Katie from Wellness Mama has many natural remedies if you don’t want to deal with chemicals. You can also explore deet-free sprays that contain oil of Lemon Eucalyptus, which is a known plant-based ingredient recommended as a repellant by the Centers of Disease Control. Consider also citronella candles or these cool natural incense sticks.

I doubt the United States will take up the practice of mosquito fogging like they do in India and Singapore, but if you want to read about that practice, I shared about it here.

Cover up, spray yourself down and light those citronellas!

 

 

 

Conscious Magazine and Savouring Simplicity

I’m hiding out a bit from this blog while I wait for the blog redesign to be finished, and while we get settled into the new digs.

But it doesn’t mean I haven’t been writing! I shared my thoughts on creating a community, the simple way, with Elizabeth at Savouring Simplicity. It was also time to discuss moving beyond hashtag activism and instead look to our youth with the amazing people at Conscious Magazine.

 

Creating Community with Elizabeth Bradley

 

 

Moving beyond Hashtag Activism with Conscious Magazine

 

 

What have you been up to? We have just a few more days before we can call the new place in Virginia officially ours and I’m getting a bit impatient! What plans do you have for the weekend? We’re going to explore a bit … whatever you do, have a great one!

 

 

On Seizures and Fighting Fear

Everyone says that the best way to start fighting fear is to learn about the thing that you most fear. Chris Brogan talks quite a bit about it in his book, The Freaks Shall Inherit the Earth and these are some pretty amazing quotes as well: 

 

Face your Fears

The concept about learning more about that which you fear made absolutely NO sense to me. At least, it didn’t until our dog started having seizures. We adopted him, literally from the street, when he was just a baby (about 8 weeks old) and he quickly became a beloved member of our family. Not one that most would choose, even his breed name meant “lowest of the low”, but he was truly loyal, energetic and adored by everyone who met him.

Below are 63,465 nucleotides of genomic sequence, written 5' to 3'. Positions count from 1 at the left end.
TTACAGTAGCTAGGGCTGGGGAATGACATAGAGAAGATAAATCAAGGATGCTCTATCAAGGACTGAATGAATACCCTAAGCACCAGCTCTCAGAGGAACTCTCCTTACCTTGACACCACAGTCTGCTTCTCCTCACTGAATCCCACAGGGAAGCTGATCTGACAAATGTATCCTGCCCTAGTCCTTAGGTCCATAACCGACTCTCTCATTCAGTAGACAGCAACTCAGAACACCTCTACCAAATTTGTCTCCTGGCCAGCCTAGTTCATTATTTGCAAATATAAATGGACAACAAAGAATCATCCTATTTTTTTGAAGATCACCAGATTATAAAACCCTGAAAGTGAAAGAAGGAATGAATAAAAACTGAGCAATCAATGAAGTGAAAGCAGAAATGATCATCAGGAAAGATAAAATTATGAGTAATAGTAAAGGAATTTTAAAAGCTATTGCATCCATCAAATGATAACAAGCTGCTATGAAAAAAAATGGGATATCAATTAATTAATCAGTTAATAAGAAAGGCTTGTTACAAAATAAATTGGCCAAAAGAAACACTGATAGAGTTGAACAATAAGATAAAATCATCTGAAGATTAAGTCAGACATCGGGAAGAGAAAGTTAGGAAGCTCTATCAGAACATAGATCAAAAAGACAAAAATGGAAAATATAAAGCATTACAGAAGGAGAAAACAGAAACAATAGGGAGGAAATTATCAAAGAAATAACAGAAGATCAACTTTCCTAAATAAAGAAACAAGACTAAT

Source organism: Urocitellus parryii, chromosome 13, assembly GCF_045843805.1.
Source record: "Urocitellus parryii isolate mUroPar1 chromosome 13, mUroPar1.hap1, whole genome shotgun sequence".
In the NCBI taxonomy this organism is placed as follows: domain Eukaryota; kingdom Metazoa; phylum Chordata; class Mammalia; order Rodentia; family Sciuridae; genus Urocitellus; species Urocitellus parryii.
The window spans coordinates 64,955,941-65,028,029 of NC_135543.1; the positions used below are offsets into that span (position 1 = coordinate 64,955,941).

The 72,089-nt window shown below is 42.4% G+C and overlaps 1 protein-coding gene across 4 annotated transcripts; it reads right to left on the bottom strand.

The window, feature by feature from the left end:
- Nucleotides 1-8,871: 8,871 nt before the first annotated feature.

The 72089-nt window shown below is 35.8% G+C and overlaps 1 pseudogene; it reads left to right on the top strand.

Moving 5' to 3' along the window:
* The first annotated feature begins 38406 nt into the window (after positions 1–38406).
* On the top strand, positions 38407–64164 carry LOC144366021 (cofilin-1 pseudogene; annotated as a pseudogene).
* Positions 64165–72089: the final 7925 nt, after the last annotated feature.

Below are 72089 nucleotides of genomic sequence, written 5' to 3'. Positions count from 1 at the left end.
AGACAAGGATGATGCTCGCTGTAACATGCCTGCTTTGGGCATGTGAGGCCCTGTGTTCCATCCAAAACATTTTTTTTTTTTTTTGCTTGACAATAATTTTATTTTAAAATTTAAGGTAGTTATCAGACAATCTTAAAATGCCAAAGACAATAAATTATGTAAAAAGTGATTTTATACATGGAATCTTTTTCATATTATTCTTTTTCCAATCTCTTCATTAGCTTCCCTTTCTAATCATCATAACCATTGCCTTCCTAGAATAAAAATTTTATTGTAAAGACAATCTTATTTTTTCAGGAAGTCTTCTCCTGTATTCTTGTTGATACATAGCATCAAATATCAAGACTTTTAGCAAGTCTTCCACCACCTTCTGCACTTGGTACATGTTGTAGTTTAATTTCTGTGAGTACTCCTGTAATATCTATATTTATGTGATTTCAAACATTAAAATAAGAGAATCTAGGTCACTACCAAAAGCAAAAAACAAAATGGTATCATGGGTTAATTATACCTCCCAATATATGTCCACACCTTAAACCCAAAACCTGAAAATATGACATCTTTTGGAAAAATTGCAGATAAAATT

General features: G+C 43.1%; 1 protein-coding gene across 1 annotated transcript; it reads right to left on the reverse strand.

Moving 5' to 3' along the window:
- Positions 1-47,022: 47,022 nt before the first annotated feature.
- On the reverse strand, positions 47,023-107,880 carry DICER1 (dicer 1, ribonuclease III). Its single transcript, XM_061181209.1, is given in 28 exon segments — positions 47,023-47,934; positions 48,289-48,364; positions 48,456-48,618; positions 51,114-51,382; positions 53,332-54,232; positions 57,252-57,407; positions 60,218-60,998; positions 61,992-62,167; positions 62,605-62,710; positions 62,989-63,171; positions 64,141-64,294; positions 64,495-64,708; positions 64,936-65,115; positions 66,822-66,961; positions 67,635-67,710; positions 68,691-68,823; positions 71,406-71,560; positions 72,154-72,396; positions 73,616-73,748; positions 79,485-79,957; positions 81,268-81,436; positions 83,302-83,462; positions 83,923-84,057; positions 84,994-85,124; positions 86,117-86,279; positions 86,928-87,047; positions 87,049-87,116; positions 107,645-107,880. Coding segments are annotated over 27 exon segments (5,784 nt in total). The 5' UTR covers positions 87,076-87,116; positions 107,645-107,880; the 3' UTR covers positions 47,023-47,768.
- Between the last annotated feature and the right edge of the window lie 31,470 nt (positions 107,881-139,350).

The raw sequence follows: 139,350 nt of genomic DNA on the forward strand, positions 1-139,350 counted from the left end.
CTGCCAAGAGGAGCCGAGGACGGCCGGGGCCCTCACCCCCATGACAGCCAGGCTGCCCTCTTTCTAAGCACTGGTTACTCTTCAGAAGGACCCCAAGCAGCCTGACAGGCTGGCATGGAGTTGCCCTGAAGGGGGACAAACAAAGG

The first time I got a phone call, I was instantly in a state of panic. He was at the enrichment class we call doggy daycare and one of the staff told me as I drove that she wasn’t sure what happened, but he apparently had a seizure, and it was long enough that she had to physically lay with him on the floor until it stopped, a very long two minutes later. 

I am not sure whether he had any previously or how many more he had since then – out of my presence – but the first one I witnessed was horrifying.

I stood – absolutely as stiff as a board as I watched his legs twitch and his eyes go glassy. I was literally frozen in fear and had no idea what to do or how to help. My feet felt glued to the floor and my arms felt heavier than I would think possible. When he collapsed on the floor and his entire body convulsed, I suddenly snapped to attention and went to work. I asked my middle little for a towel. Also for water and then I think, I asked for my phone to try and time the duration of the seizure. I laid on top of him – my entire body over his – to keep his head from hitting the tile floor. When it was over, I burst into tears.